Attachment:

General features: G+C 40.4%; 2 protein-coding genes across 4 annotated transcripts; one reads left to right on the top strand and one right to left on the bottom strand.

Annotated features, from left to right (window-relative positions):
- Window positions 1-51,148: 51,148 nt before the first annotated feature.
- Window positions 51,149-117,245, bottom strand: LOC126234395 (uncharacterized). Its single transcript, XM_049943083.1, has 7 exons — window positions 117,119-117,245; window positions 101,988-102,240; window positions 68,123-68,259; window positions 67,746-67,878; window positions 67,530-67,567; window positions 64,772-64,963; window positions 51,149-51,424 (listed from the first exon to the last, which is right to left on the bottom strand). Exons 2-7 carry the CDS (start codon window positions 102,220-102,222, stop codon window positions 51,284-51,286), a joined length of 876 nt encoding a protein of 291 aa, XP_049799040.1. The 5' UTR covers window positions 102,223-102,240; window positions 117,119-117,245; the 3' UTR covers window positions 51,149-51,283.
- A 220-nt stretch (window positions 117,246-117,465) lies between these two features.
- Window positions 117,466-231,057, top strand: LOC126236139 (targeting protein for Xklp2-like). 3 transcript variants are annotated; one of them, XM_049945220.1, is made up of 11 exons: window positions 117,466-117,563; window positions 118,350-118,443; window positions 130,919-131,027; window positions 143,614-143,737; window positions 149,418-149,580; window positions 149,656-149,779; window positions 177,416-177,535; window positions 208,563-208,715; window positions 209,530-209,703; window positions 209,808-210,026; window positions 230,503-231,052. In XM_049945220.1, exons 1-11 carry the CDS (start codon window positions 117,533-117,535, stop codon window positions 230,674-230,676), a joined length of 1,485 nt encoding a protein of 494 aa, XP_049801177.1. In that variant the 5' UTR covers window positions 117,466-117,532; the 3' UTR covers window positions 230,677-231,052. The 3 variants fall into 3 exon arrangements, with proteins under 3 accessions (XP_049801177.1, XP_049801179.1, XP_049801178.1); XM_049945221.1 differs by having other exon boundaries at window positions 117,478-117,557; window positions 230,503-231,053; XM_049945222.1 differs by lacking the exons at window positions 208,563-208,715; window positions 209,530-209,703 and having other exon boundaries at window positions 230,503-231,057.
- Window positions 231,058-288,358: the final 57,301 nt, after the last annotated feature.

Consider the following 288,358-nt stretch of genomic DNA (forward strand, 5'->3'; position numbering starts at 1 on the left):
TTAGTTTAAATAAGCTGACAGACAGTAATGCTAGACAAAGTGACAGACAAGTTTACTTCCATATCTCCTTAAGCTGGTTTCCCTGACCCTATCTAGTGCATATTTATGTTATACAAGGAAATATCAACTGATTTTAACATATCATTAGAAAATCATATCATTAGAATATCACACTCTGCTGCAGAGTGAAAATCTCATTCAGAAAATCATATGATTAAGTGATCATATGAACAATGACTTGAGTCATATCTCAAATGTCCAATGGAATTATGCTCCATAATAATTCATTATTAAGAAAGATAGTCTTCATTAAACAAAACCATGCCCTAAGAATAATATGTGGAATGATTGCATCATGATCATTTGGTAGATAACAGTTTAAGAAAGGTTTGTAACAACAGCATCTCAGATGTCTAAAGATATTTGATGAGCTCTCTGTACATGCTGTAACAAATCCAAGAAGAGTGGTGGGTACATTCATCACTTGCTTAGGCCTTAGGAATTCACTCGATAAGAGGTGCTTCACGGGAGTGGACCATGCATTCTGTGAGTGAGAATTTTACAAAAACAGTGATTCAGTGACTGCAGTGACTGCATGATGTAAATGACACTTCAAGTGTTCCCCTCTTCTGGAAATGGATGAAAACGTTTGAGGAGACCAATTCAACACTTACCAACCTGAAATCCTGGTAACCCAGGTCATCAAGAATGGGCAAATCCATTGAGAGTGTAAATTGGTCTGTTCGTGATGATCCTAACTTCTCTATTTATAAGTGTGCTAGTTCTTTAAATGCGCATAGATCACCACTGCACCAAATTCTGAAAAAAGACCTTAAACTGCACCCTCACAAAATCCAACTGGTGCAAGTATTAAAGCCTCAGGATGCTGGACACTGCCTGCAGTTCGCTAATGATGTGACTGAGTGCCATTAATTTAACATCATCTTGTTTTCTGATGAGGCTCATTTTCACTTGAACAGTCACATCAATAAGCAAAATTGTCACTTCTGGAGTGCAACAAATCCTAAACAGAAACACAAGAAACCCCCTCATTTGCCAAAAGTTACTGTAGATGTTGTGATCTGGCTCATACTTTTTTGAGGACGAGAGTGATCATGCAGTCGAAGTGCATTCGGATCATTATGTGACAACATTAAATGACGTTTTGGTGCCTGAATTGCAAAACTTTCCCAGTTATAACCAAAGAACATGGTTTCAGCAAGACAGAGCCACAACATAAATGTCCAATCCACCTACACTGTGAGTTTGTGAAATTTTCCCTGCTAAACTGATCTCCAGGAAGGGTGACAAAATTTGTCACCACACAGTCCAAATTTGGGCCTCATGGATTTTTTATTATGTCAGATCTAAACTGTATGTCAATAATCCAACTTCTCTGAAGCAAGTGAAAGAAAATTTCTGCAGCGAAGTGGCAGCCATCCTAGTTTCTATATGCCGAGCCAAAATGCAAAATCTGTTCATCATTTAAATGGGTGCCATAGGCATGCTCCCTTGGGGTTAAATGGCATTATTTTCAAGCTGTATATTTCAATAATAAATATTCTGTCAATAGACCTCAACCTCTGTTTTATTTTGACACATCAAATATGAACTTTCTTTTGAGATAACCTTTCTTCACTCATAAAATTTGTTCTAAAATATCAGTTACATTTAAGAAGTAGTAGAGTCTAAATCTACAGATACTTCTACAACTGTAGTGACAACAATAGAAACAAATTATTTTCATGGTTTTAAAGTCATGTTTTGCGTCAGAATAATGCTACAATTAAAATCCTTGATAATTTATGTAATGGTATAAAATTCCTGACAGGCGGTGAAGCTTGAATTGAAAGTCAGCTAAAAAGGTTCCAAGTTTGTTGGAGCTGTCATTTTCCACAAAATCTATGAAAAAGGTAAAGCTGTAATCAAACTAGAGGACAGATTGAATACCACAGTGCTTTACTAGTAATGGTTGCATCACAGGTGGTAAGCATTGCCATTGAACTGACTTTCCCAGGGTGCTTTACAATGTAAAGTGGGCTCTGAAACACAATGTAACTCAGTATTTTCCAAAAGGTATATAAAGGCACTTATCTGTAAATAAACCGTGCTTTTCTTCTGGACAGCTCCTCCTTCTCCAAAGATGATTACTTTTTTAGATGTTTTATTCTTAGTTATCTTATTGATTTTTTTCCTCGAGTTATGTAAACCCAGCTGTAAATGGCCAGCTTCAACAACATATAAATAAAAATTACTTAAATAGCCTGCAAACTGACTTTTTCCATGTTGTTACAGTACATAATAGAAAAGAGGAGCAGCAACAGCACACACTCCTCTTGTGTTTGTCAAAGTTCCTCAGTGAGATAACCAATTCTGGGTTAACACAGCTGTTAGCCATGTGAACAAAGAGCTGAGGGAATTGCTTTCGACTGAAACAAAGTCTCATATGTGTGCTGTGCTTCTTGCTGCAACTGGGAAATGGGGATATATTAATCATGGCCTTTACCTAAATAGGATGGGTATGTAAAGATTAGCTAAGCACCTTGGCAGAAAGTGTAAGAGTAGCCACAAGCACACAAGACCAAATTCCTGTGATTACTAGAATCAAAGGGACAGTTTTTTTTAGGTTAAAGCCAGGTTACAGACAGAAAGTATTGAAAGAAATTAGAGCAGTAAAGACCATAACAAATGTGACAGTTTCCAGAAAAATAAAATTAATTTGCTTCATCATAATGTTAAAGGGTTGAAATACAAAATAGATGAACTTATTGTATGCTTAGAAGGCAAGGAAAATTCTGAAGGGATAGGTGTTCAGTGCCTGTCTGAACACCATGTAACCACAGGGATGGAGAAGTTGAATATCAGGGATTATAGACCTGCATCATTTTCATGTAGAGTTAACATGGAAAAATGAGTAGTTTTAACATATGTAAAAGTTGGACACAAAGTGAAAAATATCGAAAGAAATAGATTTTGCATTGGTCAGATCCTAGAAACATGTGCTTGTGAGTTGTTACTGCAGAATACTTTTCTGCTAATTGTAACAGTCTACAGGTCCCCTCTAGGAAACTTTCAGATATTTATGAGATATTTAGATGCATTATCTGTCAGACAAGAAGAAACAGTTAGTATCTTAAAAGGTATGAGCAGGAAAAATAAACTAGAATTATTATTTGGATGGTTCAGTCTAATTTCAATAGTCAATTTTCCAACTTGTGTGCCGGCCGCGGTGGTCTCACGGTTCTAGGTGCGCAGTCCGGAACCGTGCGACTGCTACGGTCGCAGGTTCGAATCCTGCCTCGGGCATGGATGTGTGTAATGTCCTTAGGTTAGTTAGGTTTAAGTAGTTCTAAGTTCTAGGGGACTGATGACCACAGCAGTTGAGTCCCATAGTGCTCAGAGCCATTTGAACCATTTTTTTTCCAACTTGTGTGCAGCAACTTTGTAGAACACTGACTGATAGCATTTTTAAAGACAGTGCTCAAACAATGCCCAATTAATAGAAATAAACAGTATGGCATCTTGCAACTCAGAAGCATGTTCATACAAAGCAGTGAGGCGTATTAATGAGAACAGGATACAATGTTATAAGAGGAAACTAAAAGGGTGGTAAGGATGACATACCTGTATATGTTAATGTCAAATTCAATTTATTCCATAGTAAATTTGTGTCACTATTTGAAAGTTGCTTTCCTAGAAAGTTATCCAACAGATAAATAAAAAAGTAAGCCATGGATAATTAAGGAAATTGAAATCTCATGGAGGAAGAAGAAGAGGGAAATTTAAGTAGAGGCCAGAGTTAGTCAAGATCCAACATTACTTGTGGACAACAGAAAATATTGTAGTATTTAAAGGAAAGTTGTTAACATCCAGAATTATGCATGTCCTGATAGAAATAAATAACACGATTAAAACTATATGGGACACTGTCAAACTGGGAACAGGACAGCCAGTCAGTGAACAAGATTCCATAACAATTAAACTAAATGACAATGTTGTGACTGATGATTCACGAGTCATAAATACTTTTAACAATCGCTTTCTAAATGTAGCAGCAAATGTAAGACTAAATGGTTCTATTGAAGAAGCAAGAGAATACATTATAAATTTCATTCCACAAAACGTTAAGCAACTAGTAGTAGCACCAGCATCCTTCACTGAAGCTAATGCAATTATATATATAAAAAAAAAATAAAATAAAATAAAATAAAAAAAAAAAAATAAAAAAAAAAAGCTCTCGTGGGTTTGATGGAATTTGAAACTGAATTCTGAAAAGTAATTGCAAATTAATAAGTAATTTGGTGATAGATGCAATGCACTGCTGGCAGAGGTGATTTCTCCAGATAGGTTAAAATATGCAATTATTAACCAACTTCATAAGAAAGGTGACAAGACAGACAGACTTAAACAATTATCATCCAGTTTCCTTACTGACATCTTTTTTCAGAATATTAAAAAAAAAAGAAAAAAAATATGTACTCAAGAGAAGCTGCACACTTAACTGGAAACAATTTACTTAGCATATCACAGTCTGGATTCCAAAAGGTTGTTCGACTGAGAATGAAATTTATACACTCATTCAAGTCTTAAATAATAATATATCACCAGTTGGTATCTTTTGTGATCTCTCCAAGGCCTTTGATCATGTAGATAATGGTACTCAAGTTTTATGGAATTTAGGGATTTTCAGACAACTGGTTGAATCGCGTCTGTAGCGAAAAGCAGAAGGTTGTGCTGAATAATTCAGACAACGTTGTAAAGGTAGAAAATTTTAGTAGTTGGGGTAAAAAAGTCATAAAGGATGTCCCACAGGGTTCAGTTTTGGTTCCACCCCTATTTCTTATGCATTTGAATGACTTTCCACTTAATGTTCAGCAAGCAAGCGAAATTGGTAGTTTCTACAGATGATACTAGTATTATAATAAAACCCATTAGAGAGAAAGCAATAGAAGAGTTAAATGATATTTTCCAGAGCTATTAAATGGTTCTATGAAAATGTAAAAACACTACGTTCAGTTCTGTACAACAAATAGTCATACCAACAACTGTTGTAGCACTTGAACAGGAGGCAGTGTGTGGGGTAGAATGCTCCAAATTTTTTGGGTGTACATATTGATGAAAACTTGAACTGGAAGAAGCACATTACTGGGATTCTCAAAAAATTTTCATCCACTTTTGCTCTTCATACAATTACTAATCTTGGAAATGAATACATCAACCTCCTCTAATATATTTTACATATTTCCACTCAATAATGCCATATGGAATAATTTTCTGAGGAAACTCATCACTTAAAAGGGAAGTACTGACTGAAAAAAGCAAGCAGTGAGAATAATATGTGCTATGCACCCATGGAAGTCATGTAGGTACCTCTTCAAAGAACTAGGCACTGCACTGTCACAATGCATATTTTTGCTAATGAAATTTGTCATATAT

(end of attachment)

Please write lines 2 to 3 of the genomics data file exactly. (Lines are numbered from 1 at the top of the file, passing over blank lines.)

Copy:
Annotated features, from left to right (window-relative positions):
- Window positions 1-51,148: 51,148 nt before the first annotated feature.